Commit ab0aded9 authored by Giuseppe Fiameni's avatar Giuseppe Fiameni
Browse files

Update README.md

parent 2e833508
......@@ -40,7 +40,7 @@ Simple submission script
The job then enters the queue in the **PENDING** state. Once resources become available and the job has highest priority, an allocation is created for it and it goes to the **RUNNING** state. If the job completes correctly, it goes to the **COMPLETED** state, otherwise, it is set to the **FAILED** state.
Interestingly, you can get near-realtime information about your running program (memory consumption, etc.) with the sstat command, by introducing sstat -j jobid. You can select what you want sstat to output with the --format parameter. Refer to the manpage for more information man sstat.
Interestingly, you can get near-realtime information about your running program (memory consumption, etc.) with the `sstat` command, by introducing `sstat -j jobid`. You can select what you want sstat to output with the `--format` parameter. Refer to the manpage for more information `man sstat`.
Upon completion, the output file contains the result of the commands run in the script file. In the above example, you can see it with `cat res.out` command.
......@@ -55,9 +55,9 @@ There are several ways a parallel job, one whose tasks are run simultaneously, c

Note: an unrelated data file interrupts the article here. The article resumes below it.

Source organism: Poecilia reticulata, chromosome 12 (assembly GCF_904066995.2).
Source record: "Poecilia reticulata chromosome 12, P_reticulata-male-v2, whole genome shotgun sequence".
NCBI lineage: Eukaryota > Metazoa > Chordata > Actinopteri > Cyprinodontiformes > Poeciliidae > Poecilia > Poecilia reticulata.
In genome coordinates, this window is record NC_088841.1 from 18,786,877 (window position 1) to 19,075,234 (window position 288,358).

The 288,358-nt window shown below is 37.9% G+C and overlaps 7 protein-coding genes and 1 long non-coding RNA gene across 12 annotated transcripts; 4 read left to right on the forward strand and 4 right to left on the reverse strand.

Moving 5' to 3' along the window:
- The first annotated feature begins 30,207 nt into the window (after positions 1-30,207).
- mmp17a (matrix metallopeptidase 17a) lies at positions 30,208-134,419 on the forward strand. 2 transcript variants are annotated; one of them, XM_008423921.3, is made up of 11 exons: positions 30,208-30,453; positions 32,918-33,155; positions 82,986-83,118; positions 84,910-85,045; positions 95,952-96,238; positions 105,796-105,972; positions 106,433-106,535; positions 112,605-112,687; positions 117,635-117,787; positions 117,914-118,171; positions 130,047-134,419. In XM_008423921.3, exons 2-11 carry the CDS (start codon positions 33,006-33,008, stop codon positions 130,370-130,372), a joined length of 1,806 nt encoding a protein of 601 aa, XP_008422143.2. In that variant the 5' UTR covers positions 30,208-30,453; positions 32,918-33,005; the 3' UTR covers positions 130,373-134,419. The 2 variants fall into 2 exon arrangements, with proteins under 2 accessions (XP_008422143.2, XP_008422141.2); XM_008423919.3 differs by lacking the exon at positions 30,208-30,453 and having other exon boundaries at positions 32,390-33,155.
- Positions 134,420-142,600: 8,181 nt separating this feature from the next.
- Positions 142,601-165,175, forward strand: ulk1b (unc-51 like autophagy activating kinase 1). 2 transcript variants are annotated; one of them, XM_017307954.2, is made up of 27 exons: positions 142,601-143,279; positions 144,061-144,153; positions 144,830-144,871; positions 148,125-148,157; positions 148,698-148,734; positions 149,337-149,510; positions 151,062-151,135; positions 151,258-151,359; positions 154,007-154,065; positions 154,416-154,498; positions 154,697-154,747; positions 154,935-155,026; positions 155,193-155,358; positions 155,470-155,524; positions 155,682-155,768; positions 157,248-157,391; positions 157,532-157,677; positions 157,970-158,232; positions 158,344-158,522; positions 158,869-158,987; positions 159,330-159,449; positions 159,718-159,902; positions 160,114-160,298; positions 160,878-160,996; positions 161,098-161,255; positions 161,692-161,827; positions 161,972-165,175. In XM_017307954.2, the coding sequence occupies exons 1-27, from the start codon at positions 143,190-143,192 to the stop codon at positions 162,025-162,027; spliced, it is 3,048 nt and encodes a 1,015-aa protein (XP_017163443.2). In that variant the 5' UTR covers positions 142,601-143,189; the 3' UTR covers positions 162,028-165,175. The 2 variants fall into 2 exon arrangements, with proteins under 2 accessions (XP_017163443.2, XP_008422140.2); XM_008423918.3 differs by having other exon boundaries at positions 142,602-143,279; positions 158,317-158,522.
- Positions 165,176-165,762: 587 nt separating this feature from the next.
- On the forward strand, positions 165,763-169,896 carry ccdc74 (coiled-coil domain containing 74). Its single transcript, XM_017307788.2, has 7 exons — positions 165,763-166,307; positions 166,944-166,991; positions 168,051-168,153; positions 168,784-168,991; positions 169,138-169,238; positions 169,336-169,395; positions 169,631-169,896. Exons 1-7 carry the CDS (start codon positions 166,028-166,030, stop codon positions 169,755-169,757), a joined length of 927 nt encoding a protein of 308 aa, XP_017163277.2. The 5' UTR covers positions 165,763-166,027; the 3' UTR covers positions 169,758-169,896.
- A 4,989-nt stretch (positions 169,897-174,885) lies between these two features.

* by running several instances of a single-threaded program (so-called embarrassingly parallel paradigm or a job array)
* by running one master program controlling several slave programs (master/slave paradigm)
In the Slurm context, a task is to be understood as a process. So a multi-process program is made of several tasks. By contrast, a multithreaded program is composed of only one task, which uses several CPUs.
In the SLURM context, a task is to be understood as a process. So a multi-process program is made of several tasks. By contrast, a multithreaded program is composed of only one task, which uses several CPUs.
Tasks are requested/created with the `--ntasks` option, while CPUs, for the multithreaded programs, are requested with the `--cpus-per-task` option. Tasks cannot be split across several compute nodes, so requesting several CPUs with the --cpus-per-task option will ensure all CPUs are allocated on the same compute node. By contrast, requesting the same amount of CPUs with the `--ntasks` option may lead to several CPUs
Tasks are requested/created with the `--ntasks` option, while CPUs, for the multithreaded programs, are requested with the `--cpus-per-task` option. Tasks cannot be split across several compute nodes, so requesting several CPUs with the `--cpus-per-task` option will ensure all CPUs are allocated on the same compute node. By contrast, requesting the same amount of CPUs with the `--ntasks` option may lead to several CPUs
## More submission script examples
......
Markdown is supported
0% or .
You are about to add 0 people to the discussion. Proceed with caution.
Finish editing this message first!
Please register or to comment